Sophia Maymudes has always had her own, perhaps odd, way with words. She remembers defining the word ungulate for her parents when it appeared in a clue of a crossword puzzle they were solving. They didn’t know the word. But she had just learned that it meant “a hoofed mammal” from her Magic School Bus game. She was five years old at the time.
She started solving crosswords when she was in middle school, says Maymudes, who now constructs them for the Provincetown Independent and, from time to time, for the New York Times. She and her mother would work on the Monday and Tuesday Times crosswords together. The puzzles get progressively more difficult from Monday to Saturday.
When she started complaining about crosswords she didn’t like, Maymudes says, her parents told her to make her own. Maymudes downloaded CrossFire, software for constructing crosswords, and by her sophomore year at Carleton College, where she majored in computer science and minored in math, she was publishing them in the school newspaper.
Now two years out of college, Maymudes lives in Seattle and works as a software engineer at Google. “I went into tech because it’s the closest I could come to professional puzzle solving,” she says.
Maymudes has spent most of her summers in Wellfleet, just as her mother, Emily Anthony, did (and still does, though now Anthony travels to the Cape from Seattle, Maymudes’s hometown). Her aunt is the Wellfleet artist Sue Anthony. This is a place of family get-togethers. And Maymudes took refuge here with a pod of college friends during the early months of Covid, from March to September 2020.
Maymudes started creating puzzles for the Independent in 2019 and says she enjoys making ones that are “so Cape-specific I could never publish them anywhere else.” In October 2020, she constructed one called “You Are Here,” which was situated in a grid that looked like Cape Cod.
That puzzle was a peculiar one in Maymudes’s portfolio because it wasn’t symmetrical. She nixed that for the sake of the theme.
Symmetry in crosswords can be vertical, horizontal, or diagonal, and is one of several arbitrary standards, Maymudes says, that are attributable to the 27-year reign of the inaugural New York Times crossword editor, Margaret Farrar. Farrar, who held that role from 1942 to 1969, is also credited with establishing the three-letter-word minimum for crossword answers.
While symmetry is technically optional, Maymudes says she likes building around constraints. “It’s more satisfying to me as a constructor to make puzzles following the rules,” she says.
Symmetry is an often-discussed matter in the crossword community, which Maymudes has delved into, befriending fellow constructors on platforms like Twitter and Discord — a digital chat that hosts a crossword construction focus group. Collaborating on Discord is useful for people who don’t have friends who are into puzzles, Maymudes says, though she is often in the company of devotees and usually has her parents or friends test-solve her puzzles.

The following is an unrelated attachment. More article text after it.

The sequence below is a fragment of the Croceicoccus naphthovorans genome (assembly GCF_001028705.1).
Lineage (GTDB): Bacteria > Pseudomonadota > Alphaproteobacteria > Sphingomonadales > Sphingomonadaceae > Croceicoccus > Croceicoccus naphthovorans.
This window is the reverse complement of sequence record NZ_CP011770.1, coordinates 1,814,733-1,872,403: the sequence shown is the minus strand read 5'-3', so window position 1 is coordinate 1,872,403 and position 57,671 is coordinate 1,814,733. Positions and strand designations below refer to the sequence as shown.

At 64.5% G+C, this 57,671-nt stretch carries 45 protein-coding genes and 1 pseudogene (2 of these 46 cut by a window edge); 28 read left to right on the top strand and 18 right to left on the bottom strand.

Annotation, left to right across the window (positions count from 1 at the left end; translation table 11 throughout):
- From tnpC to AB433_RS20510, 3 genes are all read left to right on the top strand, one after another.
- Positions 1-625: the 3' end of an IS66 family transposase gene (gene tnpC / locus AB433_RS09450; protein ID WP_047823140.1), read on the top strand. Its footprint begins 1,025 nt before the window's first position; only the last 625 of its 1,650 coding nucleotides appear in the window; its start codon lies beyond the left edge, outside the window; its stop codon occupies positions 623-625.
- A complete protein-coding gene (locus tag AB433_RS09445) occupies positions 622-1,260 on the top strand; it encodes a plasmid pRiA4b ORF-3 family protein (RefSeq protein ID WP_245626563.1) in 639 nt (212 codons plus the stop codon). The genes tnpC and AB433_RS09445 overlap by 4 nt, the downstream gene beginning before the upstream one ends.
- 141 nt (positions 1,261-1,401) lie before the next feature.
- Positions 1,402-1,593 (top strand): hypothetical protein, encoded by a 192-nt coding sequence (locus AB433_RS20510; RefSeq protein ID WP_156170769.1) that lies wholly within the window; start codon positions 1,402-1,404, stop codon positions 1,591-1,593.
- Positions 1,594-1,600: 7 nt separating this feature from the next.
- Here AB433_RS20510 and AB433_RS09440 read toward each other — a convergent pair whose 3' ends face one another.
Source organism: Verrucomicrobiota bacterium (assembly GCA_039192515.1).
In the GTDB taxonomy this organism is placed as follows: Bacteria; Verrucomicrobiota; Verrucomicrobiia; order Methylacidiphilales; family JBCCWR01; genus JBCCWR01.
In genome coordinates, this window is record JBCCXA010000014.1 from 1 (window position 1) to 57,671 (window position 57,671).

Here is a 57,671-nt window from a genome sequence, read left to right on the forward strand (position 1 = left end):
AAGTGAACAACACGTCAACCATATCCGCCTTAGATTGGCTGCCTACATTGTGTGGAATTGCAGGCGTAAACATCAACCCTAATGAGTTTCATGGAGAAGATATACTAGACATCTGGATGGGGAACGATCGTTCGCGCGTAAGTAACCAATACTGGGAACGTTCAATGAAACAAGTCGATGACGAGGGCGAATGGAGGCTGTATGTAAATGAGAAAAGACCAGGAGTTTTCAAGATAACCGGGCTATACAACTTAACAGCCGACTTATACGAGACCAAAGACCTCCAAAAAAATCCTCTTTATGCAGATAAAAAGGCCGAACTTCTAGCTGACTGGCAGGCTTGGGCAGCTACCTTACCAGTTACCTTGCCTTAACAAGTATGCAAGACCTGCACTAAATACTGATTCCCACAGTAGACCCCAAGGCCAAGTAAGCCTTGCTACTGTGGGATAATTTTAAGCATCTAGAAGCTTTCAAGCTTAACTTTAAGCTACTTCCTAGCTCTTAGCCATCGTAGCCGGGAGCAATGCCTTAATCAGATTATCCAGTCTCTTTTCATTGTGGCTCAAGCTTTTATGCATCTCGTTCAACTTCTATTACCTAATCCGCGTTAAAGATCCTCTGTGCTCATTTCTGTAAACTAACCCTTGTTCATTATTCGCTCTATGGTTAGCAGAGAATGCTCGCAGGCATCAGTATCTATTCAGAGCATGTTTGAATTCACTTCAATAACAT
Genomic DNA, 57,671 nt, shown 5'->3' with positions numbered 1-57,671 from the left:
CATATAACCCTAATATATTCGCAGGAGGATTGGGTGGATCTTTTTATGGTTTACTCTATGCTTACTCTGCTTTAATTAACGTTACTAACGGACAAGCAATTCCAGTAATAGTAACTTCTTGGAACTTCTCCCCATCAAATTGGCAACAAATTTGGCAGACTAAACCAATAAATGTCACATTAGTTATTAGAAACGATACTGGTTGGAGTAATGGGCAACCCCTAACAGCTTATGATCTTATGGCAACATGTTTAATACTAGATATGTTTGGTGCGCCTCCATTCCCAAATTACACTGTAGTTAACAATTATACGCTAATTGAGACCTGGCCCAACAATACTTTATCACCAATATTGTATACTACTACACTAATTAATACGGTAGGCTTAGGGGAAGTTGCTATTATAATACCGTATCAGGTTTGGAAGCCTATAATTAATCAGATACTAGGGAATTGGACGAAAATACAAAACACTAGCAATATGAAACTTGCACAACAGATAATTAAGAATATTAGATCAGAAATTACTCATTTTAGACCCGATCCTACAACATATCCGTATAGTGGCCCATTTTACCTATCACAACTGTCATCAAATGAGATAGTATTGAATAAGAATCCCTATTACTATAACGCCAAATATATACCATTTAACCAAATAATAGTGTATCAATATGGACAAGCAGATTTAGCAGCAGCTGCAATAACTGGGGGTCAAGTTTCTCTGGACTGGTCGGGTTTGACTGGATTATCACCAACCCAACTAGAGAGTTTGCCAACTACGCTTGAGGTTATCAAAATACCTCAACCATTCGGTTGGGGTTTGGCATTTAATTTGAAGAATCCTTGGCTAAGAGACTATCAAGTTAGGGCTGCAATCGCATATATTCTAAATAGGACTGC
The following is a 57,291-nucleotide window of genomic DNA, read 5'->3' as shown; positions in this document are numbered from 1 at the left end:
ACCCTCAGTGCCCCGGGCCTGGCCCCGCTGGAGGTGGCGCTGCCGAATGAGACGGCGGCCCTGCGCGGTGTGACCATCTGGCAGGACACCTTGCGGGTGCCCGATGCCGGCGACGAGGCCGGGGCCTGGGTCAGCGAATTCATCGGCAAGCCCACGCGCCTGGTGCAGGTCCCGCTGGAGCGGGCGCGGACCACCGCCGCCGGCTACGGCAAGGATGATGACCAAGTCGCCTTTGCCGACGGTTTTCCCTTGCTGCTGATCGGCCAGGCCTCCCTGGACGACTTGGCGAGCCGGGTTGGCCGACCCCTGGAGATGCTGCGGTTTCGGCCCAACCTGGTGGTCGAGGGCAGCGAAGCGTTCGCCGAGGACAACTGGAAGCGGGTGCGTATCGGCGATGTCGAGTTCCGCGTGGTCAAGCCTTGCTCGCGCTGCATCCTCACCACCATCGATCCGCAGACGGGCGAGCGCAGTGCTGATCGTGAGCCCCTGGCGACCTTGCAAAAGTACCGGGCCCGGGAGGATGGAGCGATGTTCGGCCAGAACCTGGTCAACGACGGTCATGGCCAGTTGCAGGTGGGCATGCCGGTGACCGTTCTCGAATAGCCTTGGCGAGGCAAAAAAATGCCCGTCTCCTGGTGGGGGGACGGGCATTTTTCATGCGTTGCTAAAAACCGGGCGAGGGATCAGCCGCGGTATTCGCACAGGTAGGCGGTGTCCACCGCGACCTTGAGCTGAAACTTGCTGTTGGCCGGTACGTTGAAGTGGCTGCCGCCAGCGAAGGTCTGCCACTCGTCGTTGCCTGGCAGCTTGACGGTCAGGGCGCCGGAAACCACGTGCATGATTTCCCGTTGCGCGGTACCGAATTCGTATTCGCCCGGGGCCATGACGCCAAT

She is also part of the Discord channel for discussing each day’s New York Times crossword. One channel, called “is-this-word-legit,” is specifically for discussions about which words are and are not reasonable to include in clues and answers.
“Do you write clues or make the grid first?” I asked.
“There’s a joke in the crossword constructor community about that question,” Maymudes told me. With patience, she explained why it’s a nonsensical question: you can’t write clues until the words have been decided.
Before making a new puzzle, Maymudes decides whether it will have a theme. Hers usually do, for the same reason that they tend to be symmetrical — she likes working within constraints. Once she’s landed on a theme, she decides what the answers are going to be. Starting with a blank grid, she places her themed answers and blacks out squares that are not needed. The process involves a lot of trial and error.
On the subject of themes, disputes abound among crossword enthusiasts. Should crossword clues and answers be linked by one concept, as the ones she writes for the Independent are, or can they run free? Maymudes loves a good theme but knows that what’s good depends on the solver’s taste more than the maker’s.
Maymudes attended her first crossword tournament three years ago and says she was “totally starstruck” watching top performers. Tournament puzzle-solving is scored on a combination of speed and accuracy, at which she describes herself as being “very average.”
So far, eight of Maymudes’s puzzles have been published in the New York Times. She solves the Times puzzle every day now in addition to regularly doing the ones published by the New Yorker, the American Values Crossword Club, and the Inkubator, a puzzle subscription site featuring crosswords by women and nonbinary constructors.
Among her friends, Maymudes is often “the crossword person” in the group. But because she knows a lot of crossword experts, she doesn’t always get to feel that way. “It’s really fun to be that person,” she admits.